Democratic presidential candidate Elizabeth Warren has already proposed a suite of policy ideas to dramatically slash planet-heating emissions and transition workers into clean industries.
But the Massachusetts senator’s campaign is ramping up its focus on the climate crisis ahead of Thursday night’s debate in Los Angeles, where wildfires forced more than 40,000 to flee their homes less than two months ago.
Last week, Warren unveiled her “Blue New Deal,” the first comprehensive campaign proposal to revitalize coastal economies by fortifying ports, spurring new markets for seafood and completely overhauling the offshore energy industry. On Wednesday, she published an op-ed outlining how she’d target fossil fuel companies and reverse President Donald Trump’s assault on environmental regulations during her first 100 days in the White House.
Then, on Thursday, the campaign announced an endorsement from Rhiana Gunn-Wright, the policy researcher who helped write the Green New Deal resolution Warren co-sponsored in the Senate in February.
“There is no dealing with climate change unless we deal with corruption,” Gunn-Wright said in a video set to be released Thursday afternoon. “Every time I read a Warren climate plan, I am confident that it can take us to a Green New Deal, because I see her thinking about: How do we use all the levers of government?”
The endorsement comes as Warren is sliding in national polls, which commentators have largely attributed to her apparent wobbling on “Medicare for All.” The loss of her brief front-runner status this fall is widely seen as aiding the surge of Sen. Bernie Sanders (I-Vt.) on her left and South Bend, Indiana, Mayor Pete Buttigieg on her right.
Yet Warren’s shift on climate could position her to be more competitive against Sanders, who has made his own push on the issue over the past month and picked up major endorsements from youth activists.
Warren and Sanders have taken different approaches on climate. Warren has put out more than half a dozen individual plans to spend a combined $3 trillion on solving specific issues like spurring a green manufacturing boom and transitioning the military off fossil fuels. Sanders, by contrast, has released a $16.3 trillion megaproposal for a Green New Deal that includes everything from creating a public option for electricity to spending nearly $15 billion to encourage worker-owned grocery stores.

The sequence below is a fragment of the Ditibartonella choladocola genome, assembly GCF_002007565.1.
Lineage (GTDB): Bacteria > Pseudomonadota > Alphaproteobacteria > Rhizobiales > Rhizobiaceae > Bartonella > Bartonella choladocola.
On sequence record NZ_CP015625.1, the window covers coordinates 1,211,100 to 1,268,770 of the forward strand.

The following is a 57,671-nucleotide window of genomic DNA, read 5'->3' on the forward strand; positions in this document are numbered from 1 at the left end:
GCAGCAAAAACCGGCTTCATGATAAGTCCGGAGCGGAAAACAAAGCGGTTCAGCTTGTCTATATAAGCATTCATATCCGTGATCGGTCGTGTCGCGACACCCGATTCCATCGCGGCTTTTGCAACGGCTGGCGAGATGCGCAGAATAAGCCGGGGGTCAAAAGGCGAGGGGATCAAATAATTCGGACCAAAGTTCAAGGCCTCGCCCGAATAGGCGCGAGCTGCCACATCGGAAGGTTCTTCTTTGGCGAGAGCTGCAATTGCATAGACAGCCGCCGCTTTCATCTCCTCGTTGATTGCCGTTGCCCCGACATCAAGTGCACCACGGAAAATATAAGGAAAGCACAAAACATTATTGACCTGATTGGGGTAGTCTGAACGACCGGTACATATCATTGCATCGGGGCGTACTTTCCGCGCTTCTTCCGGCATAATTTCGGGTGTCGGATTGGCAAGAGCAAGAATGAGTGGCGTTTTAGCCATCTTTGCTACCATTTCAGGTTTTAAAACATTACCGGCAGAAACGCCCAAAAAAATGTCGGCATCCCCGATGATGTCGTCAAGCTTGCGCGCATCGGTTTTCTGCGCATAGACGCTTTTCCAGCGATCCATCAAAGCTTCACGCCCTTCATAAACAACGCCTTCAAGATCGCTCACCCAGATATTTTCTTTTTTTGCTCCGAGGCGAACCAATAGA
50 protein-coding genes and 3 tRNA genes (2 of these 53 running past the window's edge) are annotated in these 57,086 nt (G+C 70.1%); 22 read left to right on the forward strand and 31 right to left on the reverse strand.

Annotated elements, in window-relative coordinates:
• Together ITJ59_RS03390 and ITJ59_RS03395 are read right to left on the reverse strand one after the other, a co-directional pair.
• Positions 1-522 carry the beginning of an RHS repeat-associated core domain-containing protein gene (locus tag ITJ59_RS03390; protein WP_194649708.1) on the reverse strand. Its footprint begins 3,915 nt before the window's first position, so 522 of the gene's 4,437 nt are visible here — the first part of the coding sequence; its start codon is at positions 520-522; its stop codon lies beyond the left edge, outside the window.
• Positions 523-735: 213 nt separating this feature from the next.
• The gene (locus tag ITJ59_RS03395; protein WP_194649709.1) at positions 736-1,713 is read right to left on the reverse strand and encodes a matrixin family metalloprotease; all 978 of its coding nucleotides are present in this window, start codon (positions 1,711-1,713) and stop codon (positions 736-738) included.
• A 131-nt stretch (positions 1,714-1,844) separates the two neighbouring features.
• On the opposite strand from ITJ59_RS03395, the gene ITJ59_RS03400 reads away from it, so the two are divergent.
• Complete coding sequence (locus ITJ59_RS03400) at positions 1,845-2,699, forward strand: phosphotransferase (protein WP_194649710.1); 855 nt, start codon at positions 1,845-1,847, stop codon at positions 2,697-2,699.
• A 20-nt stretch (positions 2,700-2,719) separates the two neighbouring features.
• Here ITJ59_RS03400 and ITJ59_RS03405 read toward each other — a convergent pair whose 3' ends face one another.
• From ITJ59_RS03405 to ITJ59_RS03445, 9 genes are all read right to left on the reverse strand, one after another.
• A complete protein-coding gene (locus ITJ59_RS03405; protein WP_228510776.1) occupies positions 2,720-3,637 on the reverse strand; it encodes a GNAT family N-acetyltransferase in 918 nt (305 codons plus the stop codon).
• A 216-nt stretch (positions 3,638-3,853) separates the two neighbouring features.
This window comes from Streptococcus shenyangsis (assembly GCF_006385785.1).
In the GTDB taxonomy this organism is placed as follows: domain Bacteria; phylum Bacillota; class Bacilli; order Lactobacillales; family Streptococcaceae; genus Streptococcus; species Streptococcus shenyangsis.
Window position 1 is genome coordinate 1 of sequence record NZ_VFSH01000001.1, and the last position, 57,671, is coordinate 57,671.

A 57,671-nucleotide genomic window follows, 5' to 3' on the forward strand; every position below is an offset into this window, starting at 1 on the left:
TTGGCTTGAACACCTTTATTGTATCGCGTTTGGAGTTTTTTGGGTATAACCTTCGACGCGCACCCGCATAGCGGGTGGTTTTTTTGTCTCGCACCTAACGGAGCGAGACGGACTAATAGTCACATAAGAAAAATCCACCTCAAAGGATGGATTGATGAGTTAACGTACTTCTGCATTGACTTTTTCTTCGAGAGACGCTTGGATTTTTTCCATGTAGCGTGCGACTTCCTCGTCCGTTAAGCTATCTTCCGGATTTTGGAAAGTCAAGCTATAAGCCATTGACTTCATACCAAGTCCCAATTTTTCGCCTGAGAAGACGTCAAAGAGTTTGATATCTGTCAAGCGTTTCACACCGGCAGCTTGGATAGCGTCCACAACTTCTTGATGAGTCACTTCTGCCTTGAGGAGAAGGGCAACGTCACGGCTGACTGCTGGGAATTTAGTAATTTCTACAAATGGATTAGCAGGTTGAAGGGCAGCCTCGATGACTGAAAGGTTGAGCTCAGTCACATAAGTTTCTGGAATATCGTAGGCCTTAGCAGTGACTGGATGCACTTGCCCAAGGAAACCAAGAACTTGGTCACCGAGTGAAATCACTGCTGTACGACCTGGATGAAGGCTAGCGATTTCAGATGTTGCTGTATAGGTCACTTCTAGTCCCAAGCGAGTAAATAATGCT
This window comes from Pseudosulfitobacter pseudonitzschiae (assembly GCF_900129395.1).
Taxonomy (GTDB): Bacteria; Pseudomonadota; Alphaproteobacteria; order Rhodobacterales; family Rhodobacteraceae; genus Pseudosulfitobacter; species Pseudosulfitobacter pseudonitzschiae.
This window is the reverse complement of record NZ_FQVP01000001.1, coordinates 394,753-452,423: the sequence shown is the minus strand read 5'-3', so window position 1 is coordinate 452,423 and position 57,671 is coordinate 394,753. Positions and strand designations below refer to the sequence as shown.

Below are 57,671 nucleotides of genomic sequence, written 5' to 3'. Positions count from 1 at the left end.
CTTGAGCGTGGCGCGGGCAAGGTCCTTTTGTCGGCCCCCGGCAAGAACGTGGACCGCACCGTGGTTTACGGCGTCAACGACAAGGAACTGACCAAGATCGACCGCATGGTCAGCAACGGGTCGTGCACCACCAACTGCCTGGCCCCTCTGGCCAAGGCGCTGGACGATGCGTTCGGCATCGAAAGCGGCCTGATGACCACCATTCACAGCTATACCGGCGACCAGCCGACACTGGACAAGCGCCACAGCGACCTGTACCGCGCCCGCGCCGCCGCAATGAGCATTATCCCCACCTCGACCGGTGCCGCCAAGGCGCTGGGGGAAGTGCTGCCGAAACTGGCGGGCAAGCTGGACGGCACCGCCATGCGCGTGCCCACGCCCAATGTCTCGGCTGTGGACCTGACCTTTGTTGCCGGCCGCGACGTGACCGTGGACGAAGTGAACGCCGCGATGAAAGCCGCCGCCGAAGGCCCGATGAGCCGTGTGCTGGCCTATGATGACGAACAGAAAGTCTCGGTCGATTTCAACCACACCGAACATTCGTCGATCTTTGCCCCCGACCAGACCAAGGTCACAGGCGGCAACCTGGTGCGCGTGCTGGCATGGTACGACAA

Yet Warren trails Sanders only slightly on climate, according to green groups’ rankings. Greenpeace graded her an A and Sanders an A+. On a scale of 200, the Sunrise Movement, the group that pushed the Green New Deal into the mainstream, scored Warren at 168 and Sanders at 183. 350 Action gave both candidates three thumbs up.
Sanders has picked up endorsements from the teen-led U.S. Youth Climate Strike and 18-year-old activist Jamie Margolin. He’s also backed by Reps. Alexandria Ocasio-Cortez (D-N.Y.) and Ilhan Omar (D-Minn.), the star first-term Democrats who proposed the first two major pieces of Green New Deal legislation last month. (Sanders sponsored the Senate version of Ocasio-Cortez’s Green New Deal for Public Housing bill last month).
But the starkest contrast on the issue is between the two progressive contenders and their moderate rivals, former Vice President Joe Biden and Buttigieg. Biden’s campaign is stacked with gas industry allies. Buttigieg’s climate adviser, David Victor, has been called a “fossil fuel shill” for taking research funding from an oil giant and deflecting blame from the industry.
It’s unclear how much average voters care about a candidate’s green credentials when the ability to defeat Trump, who is widely criticized as a climate change denier, is a foremost concern for Democrats and independents who lean left. Climate was the No. 2 concern after health care for Iowa caucusgoers in a Monmouth University survey from April. In California, nearly half of Democratic primary voters said climate should be the top issue for the next president, according to a Los Angeles Times poll published this month.
The trend bears out nationally. About 38% of registered voters favored a Green New Deal proposal that spends upward of $10 trillion slashing climate-changing emissions by 2030, according to an August nationwide survey commissioned by the left-leaning think tank Data for Progress. That compared to 32.5% who preferred a $1.7 trillion plan to zero out emissions by 2050 ― more in line with what Biden proposed.
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